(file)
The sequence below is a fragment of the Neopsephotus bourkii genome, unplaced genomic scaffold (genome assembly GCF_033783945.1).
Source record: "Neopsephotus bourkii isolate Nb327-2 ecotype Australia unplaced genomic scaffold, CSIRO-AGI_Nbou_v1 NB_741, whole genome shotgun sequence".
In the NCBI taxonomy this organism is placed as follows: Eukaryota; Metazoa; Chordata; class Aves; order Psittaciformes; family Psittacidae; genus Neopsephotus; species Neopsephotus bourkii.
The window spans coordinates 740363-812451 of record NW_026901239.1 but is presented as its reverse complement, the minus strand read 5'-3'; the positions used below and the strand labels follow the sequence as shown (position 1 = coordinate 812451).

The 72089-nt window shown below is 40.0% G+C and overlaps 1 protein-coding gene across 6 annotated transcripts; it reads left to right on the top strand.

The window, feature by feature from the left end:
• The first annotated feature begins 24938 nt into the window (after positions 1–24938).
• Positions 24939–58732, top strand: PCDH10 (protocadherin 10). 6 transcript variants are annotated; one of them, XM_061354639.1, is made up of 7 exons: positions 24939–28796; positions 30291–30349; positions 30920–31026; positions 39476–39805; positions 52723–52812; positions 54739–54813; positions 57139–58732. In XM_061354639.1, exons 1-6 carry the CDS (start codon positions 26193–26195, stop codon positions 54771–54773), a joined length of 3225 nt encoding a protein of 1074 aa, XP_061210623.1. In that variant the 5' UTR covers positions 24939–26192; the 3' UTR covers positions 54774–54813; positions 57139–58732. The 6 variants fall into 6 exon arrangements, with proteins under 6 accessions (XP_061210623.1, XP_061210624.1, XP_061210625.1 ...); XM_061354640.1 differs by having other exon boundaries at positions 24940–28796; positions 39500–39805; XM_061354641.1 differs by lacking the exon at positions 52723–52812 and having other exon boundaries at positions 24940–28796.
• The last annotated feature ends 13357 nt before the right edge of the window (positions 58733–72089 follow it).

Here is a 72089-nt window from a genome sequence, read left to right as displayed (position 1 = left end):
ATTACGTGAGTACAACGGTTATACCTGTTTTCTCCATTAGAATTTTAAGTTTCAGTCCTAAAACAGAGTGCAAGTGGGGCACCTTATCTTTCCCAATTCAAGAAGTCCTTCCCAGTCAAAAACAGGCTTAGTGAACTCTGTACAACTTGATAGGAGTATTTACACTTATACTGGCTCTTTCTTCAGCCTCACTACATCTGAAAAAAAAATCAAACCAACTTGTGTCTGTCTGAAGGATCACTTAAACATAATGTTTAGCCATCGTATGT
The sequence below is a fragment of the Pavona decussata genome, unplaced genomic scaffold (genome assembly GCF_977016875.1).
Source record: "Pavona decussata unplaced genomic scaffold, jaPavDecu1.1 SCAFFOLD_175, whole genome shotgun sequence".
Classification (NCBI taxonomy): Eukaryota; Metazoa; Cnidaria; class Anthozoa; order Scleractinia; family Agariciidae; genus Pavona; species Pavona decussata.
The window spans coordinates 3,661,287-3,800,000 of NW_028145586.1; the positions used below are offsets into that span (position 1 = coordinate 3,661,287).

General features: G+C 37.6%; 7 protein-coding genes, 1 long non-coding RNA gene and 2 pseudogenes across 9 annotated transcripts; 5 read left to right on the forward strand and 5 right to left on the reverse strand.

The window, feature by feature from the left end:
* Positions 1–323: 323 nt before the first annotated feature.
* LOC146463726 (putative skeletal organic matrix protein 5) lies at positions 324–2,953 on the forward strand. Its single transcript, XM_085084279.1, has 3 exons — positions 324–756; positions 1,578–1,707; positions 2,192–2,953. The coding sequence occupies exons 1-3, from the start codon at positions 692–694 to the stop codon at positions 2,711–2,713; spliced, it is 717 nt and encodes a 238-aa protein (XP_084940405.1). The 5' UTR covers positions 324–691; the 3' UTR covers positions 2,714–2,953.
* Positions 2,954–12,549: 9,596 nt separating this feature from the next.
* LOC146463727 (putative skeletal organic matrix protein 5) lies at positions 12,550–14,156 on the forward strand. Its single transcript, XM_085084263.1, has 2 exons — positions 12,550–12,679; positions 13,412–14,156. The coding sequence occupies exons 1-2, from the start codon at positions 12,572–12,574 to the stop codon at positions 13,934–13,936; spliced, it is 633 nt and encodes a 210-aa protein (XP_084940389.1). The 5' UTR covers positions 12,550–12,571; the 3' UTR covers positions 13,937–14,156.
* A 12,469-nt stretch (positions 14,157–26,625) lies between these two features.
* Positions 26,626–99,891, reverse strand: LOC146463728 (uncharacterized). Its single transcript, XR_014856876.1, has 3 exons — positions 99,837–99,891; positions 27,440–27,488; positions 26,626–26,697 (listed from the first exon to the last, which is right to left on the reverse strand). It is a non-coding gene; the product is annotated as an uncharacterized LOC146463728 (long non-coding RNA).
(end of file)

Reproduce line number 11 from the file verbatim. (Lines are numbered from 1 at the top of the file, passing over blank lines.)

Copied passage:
ATTACGTGAGTACAACGGTTATACCTGTTTTCTCCATTAGAATTTTAAGTTTCAGTCCTAAAACAGAGTGCAAGTGGGGCACCTTATCTTTCCCAATTCAAGAAGTCCTTCCCAGTCAAAAACAGGCTTAGTGAACTCTGTACAACTTGATAGGAGTATTTACACTTATACTGGCTCTTTCTTCAGCCTCACTACATCTGAAAAAAAAATCAAACCAACTTGTGTCTGTCTGAAGGATCACTTAAACATAATGTTTAGCCATCGTATGT